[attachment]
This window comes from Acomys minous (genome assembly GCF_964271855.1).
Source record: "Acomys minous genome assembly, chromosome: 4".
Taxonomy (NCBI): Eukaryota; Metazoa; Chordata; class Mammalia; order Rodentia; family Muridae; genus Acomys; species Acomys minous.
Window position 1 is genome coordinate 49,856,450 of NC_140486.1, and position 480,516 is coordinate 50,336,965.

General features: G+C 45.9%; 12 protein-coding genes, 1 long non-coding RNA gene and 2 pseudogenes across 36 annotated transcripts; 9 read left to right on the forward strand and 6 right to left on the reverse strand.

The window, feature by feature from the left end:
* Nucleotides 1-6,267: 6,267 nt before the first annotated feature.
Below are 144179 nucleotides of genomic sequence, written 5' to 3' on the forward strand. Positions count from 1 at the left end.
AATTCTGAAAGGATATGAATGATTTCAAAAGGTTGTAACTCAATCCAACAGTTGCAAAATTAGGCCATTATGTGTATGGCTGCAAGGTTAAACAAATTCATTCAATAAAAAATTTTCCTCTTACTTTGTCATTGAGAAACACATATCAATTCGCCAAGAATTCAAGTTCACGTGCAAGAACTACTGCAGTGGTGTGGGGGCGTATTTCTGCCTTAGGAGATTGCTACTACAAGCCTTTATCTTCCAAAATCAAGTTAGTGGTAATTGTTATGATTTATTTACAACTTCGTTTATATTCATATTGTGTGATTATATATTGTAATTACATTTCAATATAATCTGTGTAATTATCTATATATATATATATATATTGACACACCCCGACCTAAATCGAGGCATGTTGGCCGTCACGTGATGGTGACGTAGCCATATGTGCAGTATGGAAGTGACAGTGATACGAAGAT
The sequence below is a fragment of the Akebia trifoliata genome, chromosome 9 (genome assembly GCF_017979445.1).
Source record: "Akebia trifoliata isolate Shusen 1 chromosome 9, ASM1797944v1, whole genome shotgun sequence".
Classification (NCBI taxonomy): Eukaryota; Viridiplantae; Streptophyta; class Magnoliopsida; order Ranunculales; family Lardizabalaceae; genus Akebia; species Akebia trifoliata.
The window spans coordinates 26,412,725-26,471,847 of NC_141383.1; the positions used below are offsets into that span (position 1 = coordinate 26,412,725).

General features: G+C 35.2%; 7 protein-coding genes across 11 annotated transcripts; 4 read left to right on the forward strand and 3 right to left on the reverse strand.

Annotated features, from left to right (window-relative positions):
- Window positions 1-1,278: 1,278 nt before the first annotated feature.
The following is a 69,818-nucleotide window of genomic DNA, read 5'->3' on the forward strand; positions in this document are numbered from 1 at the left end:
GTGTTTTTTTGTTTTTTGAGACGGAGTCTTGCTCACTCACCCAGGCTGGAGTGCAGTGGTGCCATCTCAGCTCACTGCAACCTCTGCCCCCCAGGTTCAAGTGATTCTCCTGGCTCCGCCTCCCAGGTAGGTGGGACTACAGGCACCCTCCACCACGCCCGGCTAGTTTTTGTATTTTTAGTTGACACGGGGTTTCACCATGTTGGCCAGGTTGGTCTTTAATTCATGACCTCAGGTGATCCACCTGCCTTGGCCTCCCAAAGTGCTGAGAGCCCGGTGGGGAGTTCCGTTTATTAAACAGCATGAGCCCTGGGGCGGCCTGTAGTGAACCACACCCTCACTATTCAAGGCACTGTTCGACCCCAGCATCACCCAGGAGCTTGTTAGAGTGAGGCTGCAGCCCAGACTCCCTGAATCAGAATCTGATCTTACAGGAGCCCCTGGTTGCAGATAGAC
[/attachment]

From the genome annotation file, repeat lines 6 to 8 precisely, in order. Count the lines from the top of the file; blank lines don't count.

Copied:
The window, feature by feature from the left end:
* Nucleotides 1-6,267: 6,267 nt before the first annotated feature.
Below are 144179 nucleotides of genomic sequence, written 5' to 3' on the forward strand. Positions count from 1 at the left end.